Every time someone sees one of my a finger woven projects I am asked the same questions. "How did you learn to do that? Who taught you?" These are simple questions, but the answer to them are never quite so simple. If I am honest, I say, "I really don't know," and then I get an interesting yet varying array of looks.
But the truth is, I really don't know. I braided horse manes, my hair, cords, and yarns, and even did Macramé as a kid growing up. Somewhere in that mix up maybe I learned, but I don't ever remember doing a project with it. When my husband brought me one of his first braintan hides, placed it in my hands, and asked, "what do you think of this?" I replied that I would love to braid with it.
After actually braiding the leather, doing some research, and showing it to others, I realized what I was doing was called fingerweaving. I searched out and bought several books on the subject and through them, I've studied how others do it. The resources share that in Canada, many years ago, they secured the strands at both the top and the bottom before braiding. Curiosity about this drove me to connect with a fingerweaver in Canada and ask if he did it this way. His answer was yes. Hmm... that is not how I do it.
After reading another book, the author's way sounded so complicated that I gave it a half-hearted try, then shook my head, and went back to my way since the results look the same. There are still a few books out there on fingerweaving that I would like to buy because they are not something my local library carries. However, I am not sure just when or if I will pick them up. I can get good results fingerweaving, so I am always pulled to buying books on other subjects that interest me first. Somehow, I always run out of that green paper stuff that people want in payment for their books, before I run out of books on my bucket list.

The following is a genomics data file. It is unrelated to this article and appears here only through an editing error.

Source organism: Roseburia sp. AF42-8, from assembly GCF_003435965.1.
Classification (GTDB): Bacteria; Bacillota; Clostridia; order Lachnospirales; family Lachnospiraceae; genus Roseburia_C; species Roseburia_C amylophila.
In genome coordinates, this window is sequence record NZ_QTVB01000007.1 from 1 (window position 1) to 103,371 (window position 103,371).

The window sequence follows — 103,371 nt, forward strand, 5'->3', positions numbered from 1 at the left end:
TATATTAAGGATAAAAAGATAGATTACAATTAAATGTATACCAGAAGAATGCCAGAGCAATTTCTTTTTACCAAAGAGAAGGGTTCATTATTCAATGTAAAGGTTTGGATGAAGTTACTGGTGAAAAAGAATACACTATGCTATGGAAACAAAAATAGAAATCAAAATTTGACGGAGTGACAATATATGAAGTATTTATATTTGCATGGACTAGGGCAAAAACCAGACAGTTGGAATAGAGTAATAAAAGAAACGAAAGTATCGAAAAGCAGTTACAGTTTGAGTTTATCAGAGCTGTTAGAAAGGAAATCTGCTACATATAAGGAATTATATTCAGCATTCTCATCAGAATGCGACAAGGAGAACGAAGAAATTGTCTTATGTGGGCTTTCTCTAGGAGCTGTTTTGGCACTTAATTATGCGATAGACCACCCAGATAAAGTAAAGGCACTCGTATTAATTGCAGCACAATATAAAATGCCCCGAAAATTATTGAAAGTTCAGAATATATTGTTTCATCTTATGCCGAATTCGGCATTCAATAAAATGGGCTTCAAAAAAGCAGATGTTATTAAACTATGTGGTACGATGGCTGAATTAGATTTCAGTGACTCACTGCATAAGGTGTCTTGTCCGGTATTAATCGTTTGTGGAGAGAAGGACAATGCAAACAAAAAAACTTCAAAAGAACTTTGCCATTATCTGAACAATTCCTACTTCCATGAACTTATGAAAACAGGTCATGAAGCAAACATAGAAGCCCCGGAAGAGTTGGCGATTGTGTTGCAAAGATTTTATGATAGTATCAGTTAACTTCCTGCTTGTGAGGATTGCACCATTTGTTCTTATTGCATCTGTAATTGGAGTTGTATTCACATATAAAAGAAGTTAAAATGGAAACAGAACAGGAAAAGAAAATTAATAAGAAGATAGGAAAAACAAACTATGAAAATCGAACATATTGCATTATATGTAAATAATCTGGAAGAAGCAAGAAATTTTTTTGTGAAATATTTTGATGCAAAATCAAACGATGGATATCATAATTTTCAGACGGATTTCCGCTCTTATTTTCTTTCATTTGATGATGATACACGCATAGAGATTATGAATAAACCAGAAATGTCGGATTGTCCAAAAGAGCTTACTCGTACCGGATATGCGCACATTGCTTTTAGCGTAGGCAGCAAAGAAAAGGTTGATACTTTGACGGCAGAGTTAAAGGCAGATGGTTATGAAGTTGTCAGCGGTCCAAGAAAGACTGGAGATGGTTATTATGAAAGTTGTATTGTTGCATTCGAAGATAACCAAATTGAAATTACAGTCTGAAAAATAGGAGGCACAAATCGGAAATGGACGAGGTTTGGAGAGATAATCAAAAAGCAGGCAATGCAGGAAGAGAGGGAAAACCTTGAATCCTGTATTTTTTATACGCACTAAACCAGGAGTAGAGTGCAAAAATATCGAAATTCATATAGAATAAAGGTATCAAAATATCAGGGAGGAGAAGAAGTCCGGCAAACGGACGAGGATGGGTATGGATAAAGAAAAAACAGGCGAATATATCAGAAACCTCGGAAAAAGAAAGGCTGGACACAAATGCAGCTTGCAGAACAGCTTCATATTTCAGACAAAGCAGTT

The books have helped me stretch and reach out to try different patterns other than the basic diagonal fingerweave which comes so naturally to me and is my favorite to do. But some of the other patterns look cool enough that they are worth the effort.
The following are a few pictures of some of the many different things I have fingerwoven. I tend to have my own style, and often mix leather with wool or braintan leather with bark tan leather. Are you surprised? ; ) A couple of times a year I will fingerweave a small sample project out of yarn so that I don't forget how to do different weaves. It may not be perfect, but I want to do enough to know that I could pick it back up when needed. Unlike my beading projects, where I often feel like I let too much time pass between them so that I am constantly relearning the same things.